Rā whānau

Ivy Mairoki Patience Mary McGaughey, née Benson (Peneamene) celebrated her 94th birthday on Sunday 29 July.

Family and friends gathered together to celebrate Ivy’s big day and she was presented with a beautiful bouquet of flowers by Graeme Lane on behalf of Waihao whānau.

Ivy was born in Ashburton on 27 July 1920. She is the eldest of two children born to James Paiki Peneamene and Anna Crocker.

Ivy’s childhood was spent in Parnassus, where she started school and where her father worked on the railways. The family moved to Waikari in North Canterbury, then to Christchurch where Ivy attended Phillipstown School. Holidays were spent at her Aunty Hannah Benson’s home, where Ivy recalls gathering flax and making mats – as well as enjoying goose eggs and eels. The eels were caught following a walk of approximately four miles to The Box, where eels were caught both by hand and by the use of a whitebait net under The Box. Whitebaiting was also a large part of life.

Potato picking at Hayman’s was part of the work undertaken by Ivy’s parents. Ivy stated that the large potatoes were picked by the parents while the children followed with baskets picking up the smaller ones. They also enjoyed getting rides on the traction engine. She says her parents often ran euchre parties at the Māori Hall. The locals and farmers attended these with the farmers donating prizes. It was nothing to bike into Waimate to dances and euchre parties.

After leaving school, Ivy worked at the Woollen Mills in Oamaru, where she had to work for six years before receiving a full pay. Her father received five pounds ($10) per week working on the railway. Through the Depression, work was offered at one week on and one week off. This ensured that more people received a wage. If this offer was not taken up, the work was not offered.

Although Ivy didn’t, others took work at the hospital on their weeks off from the mill thereby supplementing their income. Starting at the mill, the wage paid was 10 shillings and 6 pence ($1.05) with a half crown (25 cents) rise every six months. At this time, a pair of shoes could be bought for 5 shillings and a pair of gym shoes for half a crown.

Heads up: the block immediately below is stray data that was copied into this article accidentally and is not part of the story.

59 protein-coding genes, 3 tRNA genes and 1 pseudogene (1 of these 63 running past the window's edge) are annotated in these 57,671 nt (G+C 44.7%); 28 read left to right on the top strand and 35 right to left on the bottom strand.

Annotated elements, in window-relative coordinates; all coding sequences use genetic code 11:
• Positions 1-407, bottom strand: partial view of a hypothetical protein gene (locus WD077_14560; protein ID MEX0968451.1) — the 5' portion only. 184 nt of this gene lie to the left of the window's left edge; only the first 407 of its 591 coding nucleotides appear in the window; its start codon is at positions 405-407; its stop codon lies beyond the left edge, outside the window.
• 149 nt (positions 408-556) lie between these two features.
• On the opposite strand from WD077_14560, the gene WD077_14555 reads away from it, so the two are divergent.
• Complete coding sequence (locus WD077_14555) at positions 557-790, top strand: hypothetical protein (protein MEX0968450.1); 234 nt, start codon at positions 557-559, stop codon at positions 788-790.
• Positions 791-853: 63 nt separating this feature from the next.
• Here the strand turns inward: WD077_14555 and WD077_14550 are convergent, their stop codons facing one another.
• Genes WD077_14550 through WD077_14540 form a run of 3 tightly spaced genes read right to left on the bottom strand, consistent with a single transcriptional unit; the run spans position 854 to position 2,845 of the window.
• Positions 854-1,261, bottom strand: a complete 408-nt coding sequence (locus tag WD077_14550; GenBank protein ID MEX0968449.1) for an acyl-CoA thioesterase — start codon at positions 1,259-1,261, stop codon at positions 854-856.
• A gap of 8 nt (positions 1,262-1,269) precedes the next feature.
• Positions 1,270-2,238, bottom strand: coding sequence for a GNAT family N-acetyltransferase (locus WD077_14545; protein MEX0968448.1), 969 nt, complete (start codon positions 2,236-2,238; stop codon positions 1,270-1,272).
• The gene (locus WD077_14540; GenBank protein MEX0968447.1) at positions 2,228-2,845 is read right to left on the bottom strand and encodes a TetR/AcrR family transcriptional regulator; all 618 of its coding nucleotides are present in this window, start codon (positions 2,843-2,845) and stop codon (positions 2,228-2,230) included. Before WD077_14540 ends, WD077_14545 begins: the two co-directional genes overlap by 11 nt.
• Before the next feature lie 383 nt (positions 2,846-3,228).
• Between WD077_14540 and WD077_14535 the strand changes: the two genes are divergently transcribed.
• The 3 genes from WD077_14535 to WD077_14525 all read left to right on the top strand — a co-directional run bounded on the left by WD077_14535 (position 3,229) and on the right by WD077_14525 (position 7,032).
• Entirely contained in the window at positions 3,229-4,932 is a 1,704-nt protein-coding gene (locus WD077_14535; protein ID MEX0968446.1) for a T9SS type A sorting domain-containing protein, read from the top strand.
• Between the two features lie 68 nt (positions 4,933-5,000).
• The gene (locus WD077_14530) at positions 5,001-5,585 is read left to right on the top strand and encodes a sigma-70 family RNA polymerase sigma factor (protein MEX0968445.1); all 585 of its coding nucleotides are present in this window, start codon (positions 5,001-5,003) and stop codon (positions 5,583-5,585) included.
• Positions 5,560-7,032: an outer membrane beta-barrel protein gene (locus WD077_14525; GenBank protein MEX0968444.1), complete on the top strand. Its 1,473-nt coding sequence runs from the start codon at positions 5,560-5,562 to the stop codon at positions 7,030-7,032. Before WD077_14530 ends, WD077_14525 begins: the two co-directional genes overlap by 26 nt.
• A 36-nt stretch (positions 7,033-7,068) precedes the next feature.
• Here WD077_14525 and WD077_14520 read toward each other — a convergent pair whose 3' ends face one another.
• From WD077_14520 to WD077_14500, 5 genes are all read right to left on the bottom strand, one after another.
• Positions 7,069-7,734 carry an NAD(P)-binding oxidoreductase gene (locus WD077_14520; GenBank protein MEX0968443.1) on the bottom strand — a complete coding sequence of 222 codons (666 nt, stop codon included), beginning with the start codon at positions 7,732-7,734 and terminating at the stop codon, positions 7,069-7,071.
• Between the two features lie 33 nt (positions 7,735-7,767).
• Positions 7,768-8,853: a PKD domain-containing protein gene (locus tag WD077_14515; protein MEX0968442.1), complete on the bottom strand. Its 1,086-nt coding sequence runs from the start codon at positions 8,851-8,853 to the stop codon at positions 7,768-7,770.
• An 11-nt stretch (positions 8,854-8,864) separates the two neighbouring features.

Ivy left work when she first married. She and husband George Tripp (a mechanic) had two children and named them Ivy and George. On occasion they would leave the children with the grandparents for short visits but they then had difficulty in getting them home again. Obviously these visits were well enjoyed by all. Ivy (senior) was a buyer for Millers for twenty years after the children left school. From then on, the couple enjoyed many trips in their campervan, in which they travelled all over New Zealand. They took great delight in taking Judith (their grand-daughter) with them on these holidays.

Ivy obviously has a great sense of humour as, when she was asked how they got over Cook Strait she replied “swam.” In fact they took the caravan over on the ferry from Lyttleton.

Sadly, Ivy’s husband George passed away on 18 May 1988. In 1997 Ivy married, Cecil McGaughey, also a mechanic. Cecil and Ivy continued camping and dancing until Cecil passed away in May 2002.

Throughout her life, Ivy has travelled to Australia, Fiji and Tonga. Her trip to Tonga was an eventful one. That’s where she attended the wedding of a mechanic friend, who was the mechanic for the Prince of Tonga. The Prince of Tonga was there with them. Ivy has also travelled to the top of the Fox Glacier via helicopter. This trip was won through a competition run through the Automobile Association.

Ivy now resides at Harbour View Rest Home in Oamaru. She is able to watch all the goings-on in the harbour and out to sea and she entertains the residents by playing the organ. She also knits and crochets rugs for the home and makes jewellery. She plays bowls and takes part in activities offered by the home. Ivy has two children and three grandchildren, Judith, Barry and Paul, as well as four great grandchildren. Happy 94th Birthday Ivy.

Ivy McGaughey.

Ivy McGaughey.